When a group of friends, academics, translators and professors of literature formed a monthly circle dedicated to studying Kyoto’s sumptuous literary legacy, they likely did not expect their passion and commitment would span a 10-year period.
Astounded to find no English anthology of literature on the city, they decided in the spring of 2017 to produce their own. The result, “Kyoto: A Literary Guide,” is a slim, highly filtered presentation of work, largely verse, that begins its travel through time with the crafted words of privileged courtiers, counselors and ladies-in-waiting of the Heian Period (794-1185).
A typical sampling, taken from Izumi Shikibu’s beautiful poem, reads as such: “Reflecting on my life / the fireflies above the stream / seem to be my yearning soul / wandering free of my body.”
From the verse of ancient court ladies and imperial consuls, who devoted much of their time to pondering the descent of a petal or the trembling of a leaf, the book teleports readers through the literary history of Kyoto until we reach the modern day. “Koryu-ji’s ten-foot-tall / thousand-armed Kannon / a radiant Buddhist Army Knife of Compassion / waiting a thousand years / ready to hand over the goods,” writes Kyoto resident Ken Rogers in his startling poem from 2017.
Many of the poems place the beauty and plenitude of nature against the fragility of life. There are few instances of hubris or narcissism, the words of Fujiwara no Michinaga (966-1028) an exception. An influential power broker of the Heian Period, Fujiwara acknowledges his authority, comparing himself to the enduring elements of nature and his mastery over it: “This world, I think / is indeed my world / like the full moon shining / bright and undiminished.”
One of the names that stands out among the editors and translators who contributed to “Kyoto” is that of John Dougill, a writer and scholar who has lived in Kyoto for over 20 years. As the group’s driving force, Dougill came up with the idea for the book to commemorate their 10 years together. Of the collaborative process, he says: “One person put forward a suggested translation. We discussed, disagreed and enthused. The result was a rewriting. On occasion, someone would have strong feelings and others would demur or compromise.”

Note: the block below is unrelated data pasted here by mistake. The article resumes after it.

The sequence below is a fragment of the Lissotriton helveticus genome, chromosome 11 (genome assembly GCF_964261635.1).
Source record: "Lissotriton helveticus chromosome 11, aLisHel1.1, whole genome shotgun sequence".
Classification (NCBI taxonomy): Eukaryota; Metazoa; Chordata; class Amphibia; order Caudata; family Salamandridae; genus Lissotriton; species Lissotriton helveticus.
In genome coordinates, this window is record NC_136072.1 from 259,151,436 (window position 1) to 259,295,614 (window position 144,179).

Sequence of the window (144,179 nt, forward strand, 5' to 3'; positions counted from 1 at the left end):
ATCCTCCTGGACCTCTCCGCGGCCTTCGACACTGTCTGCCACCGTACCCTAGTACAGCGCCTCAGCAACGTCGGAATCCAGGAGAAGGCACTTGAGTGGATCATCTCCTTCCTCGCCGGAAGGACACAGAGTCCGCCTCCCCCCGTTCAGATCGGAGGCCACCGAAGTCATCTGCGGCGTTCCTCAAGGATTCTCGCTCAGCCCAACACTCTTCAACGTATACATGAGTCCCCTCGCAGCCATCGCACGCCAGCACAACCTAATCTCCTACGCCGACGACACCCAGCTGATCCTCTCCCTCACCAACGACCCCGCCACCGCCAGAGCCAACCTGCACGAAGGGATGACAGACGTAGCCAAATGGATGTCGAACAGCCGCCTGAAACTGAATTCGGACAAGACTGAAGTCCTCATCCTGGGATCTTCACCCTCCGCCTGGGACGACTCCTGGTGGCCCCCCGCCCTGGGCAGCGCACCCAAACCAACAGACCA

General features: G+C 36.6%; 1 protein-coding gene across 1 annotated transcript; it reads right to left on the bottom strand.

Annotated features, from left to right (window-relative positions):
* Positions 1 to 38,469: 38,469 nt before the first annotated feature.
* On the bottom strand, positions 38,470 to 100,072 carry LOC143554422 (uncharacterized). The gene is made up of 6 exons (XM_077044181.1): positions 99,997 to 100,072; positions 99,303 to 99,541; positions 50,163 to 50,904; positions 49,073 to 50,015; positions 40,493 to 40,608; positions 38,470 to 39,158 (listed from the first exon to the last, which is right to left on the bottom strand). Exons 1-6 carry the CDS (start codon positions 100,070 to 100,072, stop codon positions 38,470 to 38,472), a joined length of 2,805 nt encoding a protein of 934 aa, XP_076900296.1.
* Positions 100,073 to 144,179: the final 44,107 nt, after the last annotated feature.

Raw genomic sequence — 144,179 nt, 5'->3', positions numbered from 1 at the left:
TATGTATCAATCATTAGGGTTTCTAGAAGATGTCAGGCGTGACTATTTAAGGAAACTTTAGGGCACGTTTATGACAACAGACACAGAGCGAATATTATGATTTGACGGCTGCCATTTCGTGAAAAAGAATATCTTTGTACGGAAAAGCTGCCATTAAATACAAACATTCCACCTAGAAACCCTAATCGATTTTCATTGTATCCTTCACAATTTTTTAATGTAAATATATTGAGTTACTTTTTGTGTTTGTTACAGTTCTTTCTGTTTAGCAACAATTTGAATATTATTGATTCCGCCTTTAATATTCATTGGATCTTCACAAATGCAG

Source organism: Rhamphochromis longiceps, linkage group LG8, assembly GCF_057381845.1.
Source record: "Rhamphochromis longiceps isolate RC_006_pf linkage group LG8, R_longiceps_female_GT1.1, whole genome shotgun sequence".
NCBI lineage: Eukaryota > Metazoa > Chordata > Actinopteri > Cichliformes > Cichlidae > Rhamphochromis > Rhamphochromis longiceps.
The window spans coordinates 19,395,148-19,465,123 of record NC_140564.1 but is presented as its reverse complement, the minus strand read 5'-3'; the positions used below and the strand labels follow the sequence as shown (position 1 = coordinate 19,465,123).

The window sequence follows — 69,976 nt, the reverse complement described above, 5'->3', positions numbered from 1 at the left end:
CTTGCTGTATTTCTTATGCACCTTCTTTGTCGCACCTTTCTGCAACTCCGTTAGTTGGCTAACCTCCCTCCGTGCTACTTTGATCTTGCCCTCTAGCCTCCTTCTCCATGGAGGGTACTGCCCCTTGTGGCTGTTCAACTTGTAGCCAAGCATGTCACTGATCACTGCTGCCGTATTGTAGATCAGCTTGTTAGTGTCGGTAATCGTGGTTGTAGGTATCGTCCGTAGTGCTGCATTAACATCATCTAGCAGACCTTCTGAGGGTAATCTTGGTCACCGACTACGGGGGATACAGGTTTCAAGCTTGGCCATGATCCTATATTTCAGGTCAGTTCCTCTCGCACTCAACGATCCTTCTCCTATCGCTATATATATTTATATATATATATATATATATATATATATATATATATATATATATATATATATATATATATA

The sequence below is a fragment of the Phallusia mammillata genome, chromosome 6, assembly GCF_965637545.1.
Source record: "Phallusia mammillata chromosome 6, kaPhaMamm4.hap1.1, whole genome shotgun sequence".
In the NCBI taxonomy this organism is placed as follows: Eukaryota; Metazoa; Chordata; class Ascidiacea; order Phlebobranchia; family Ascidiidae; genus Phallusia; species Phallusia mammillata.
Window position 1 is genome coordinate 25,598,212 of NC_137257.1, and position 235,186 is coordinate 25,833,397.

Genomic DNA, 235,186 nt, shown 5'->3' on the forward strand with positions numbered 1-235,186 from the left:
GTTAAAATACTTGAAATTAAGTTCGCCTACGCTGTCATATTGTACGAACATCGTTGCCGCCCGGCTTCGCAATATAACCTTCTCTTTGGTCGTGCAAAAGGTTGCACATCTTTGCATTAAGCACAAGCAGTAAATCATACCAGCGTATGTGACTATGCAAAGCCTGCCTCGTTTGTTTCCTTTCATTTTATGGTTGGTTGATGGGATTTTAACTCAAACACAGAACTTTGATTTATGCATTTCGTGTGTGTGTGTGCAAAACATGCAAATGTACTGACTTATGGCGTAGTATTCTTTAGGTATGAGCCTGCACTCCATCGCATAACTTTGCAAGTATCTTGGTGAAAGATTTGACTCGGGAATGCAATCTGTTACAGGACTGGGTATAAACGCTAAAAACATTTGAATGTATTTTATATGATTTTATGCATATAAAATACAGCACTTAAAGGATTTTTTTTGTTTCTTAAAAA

Echoing Dougill’s comments, fellow contributor Paul Carty emphasizes that “everyone brought ideas to the table.” Working incessantly on revising poems, however, would seem a formula for frayed nerves.
“The only reason we did not kill each other is that, even though every member had strong opinions, we kept relations warm,” Carty says. One painful aspect of finalizing the book was that they “left so many wonderful poems on the editing room floor.” A consoling thought might be that anthologies rarely claim to be definitive.
Itsuyo Higashinaka, a Lord Byron specialist, was the only Japanese member of the group. When I asked Higashinaka about cultural geography, he recognized that Tokyo has indeed taken over as the wellspring of contemporary literature. And yet, he notes, “Kyoto dominates when it comes to classical Japanese poetry.”
Joe Cronin, another member of the group, expressed gratitude for Higashinaka’s presence: “Having one native Japanese was very valuable at times when we unthinkingly fell into unjustified assumptions.” Living in Kyoto for more than 30 years has made Higashinaka a stickler for conciseness, and according to Cronin, “one of the most concerned in the group about the accuracy of the translation.”
Michael Lambe is another long-term Kyoto resident who regards the city as his home. The “spirit of the original pieces” was maintained by repeatedly checking sources with the aim of producing translations that satisfied everyone, Lambe says. “I think this made us very careful readers indeed and helped us to notice the finest details that a solitary translator might easily overlook or simply dismiss as too difficult.”
Many of the poems have useful, but not long or burdensome footnotes. The following is a fine example of the associative depth contained in short lines, which might be passed over by the casual or uniformed reader.
For the poem by Fujiwara no Shunzei (1114-1204), which reads, “The moon shines bright / on Mitarashi Stream / shadows cover the ice / like indigo sleeves,” the footnotes tell us that indigo sleeves were once worn by sacred dancers.
Placed in the context of so much verse, the extracts from novels read like prose-poems, works of striking imagery. In a section from his 1956 novel, “The Temple of the Golden Pavilion,” Yukio Mishima describes Kinkakuji as a “melancholy and delicate structure … resembling a gorgeous corpse.” It’s a comparison unlikely to have crossed most minds.
Some of the entries are exacting documents of time. Taikyoku Unsen, who surveyed the destruction of Kyoto during the Onin War (1467-77), gives us the devastating image of an “old temple with many pines,” its grounds “now an army camp.” This returns us to the ancient, pathos-soaked sensibility of aware no mono, a term denoting the fragile, grievous beauty of impermanence, a state of reality in which the only constant is change.
My only serious criticism of this book is that, being of such exquisite quality, it is so short. In an extract from “Essays in Idleness,” 14th-century author Yoshida Kenko writes that “life is wonderful because it does not last.” I would argue that the opposite is true for writing, which is made wonderful by its perdurance.